The picture in the gas industry is strikingly different. The badly mismanaged Gazprom has begun production at the giant Bovanenkovo field on the Yamal peninsula, but it can neither secure the profit volume needed to sustain its investment nor increase its efficiency by introducing new know-how. Strictly speaking, Gazprom does not need to develop non-traditional sources. However, it cannot adjust to the fast-moving shale gas revolution and, paradoxically, is set to become a giant loser in the dawning “golden age” of gas. Gazprom has failed to secure useful entry eastward to Chinese demand and is trapped westward in the depressed European market, where its activities are investigated by the relentless European Commission. Gazprom’s stubborn denial of the need to change its business strategy and culture does not impress investors or political masters, and its market value (as of August 2013) has dropped to barely a third of what it was in mid-2008.

The profit-maximization model in the Russian oil industry is not compatible with the political aims of weaponization, while the more politicized gas sector is dejected. While Gazprom is desperate for more political support, President Vladimir Putin is reluctant to waste his leadership capital on a succession of defensive skirmishes.

False Premises of Two Modernizations

Medvedev’s vision of modernization should not be dismissed outright as a failed discourse, if only because it strongly advanced the proposition that Russia should overcome “oil dependency” by becoming a major producer of modern technologies. While Medvedev’s claim for leadership can only be described as pathetic, a remarkably broad consensus on the urgent need for modernization did emerge. This meant that when Putin returned to the presidency, he could not recycle the “energy superpower” posture. However, Putin dislikes the word modernization and the gadgets associated with it, and he committed to a different version of this course, one centered on restoring Russia’s traditional industrial strength, first of all by rehabilitating the military-industrial complex. There is a common premise in the two strategies-of-sorts: modernization requires a redistribution of resources from the energy sector to the chosen direction of strategic advances.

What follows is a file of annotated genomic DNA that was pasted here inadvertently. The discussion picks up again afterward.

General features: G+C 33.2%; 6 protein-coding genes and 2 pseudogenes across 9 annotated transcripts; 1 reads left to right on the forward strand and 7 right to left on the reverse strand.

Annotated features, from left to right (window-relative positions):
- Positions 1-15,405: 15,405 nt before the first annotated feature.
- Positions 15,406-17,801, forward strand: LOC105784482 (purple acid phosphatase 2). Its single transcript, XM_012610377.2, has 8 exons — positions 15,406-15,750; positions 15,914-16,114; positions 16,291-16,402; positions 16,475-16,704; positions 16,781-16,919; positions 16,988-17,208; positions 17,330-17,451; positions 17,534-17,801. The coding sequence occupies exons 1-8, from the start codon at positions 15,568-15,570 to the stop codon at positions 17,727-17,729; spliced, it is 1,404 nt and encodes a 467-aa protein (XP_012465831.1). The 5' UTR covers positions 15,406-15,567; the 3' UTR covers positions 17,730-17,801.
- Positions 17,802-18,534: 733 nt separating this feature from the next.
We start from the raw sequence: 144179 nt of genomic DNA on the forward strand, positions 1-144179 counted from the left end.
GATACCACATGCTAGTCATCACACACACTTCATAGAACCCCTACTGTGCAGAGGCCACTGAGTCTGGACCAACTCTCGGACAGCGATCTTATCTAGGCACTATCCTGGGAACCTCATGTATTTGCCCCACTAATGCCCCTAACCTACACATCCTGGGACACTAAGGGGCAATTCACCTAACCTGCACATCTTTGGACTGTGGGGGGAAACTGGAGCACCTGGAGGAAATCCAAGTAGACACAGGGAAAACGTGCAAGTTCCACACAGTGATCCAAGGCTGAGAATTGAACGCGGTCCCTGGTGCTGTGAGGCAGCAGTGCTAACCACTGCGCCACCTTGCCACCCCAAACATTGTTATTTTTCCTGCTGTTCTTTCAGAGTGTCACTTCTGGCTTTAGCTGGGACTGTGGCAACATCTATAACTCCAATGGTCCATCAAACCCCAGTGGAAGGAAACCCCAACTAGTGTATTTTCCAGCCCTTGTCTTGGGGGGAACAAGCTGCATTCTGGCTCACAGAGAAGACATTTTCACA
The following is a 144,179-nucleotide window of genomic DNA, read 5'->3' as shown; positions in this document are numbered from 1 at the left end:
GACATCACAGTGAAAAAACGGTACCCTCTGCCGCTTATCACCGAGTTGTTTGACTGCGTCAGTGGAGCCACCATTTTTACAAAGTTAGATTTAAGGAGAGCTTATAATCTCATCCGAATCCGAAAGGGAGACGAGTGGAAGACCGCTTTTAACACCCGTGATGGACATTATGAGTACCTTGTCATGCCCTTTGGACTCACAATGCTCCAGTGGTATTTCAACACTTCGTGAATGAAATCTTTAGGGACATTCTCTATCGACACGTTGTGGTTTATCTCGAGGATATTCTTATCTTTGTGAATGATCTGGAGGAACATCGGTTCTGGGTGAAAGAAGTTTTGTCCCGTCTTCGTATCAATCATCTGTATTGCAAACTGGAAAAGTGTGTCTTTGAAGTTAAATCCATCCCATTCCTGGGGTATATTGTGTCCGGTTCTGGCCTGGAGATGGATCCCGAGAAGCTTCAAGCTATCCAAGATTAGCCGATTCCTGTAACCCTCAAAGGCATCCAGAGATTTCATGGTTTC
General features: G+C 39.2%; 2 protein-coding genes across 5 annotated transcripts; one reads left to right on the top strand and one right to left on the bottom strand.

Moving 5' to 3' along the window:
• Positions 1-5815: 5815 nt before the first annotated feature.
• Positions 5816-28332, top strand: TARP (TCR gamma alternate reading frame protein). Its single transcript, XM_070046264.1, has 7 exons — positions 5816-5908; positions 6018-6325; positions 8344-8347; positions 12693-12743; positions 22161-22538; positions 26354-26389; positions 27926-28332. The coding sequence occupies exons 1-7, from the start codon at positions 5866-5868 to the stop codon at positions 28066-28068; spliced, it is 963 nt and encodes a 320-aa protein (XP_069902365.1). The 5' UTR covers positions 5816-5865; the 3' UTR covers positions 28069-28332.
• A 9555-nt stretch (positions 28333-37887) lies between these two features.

In real terms, Putin’s “re-industrialization” makes no more economic sense than Medvedev’s “innovations,” but in either case the damage to the oil and gas industry is massive. There is no space here to elaborate on the unaffordable costs of Russia’s colossal rearmament program (see PONARS Eurasia Memo No. 254 by Brian Taylor, “Kudrin’s Complaint: Does Russia Face a Guns vs. Butter Dilemma?”). However, it can be safely asserted that the company UralVagonZavod, which has become the model enterprise among dozens of aging defense super-plants, makes a far deeper “black hole” for disappearing budget allocations than the “high-tech village” Skolkovo could ever be.

 The point is that the only realistic avenue for Russia’s modernization lies in exploiting its rich natural advantage in the energy sector, which is in fact a cluster of extraordinary modern industries in which fundamental science meets applied technologies producing a menu of innovative byproducts, including “know-how” in environmental protection. Extraction of raw materials is certainly the central part of this industry, but value-added chains go in many directions – unless they are curtailed, which is exactly what happens in Russia due to over-taxation, political misdirection, and corruption.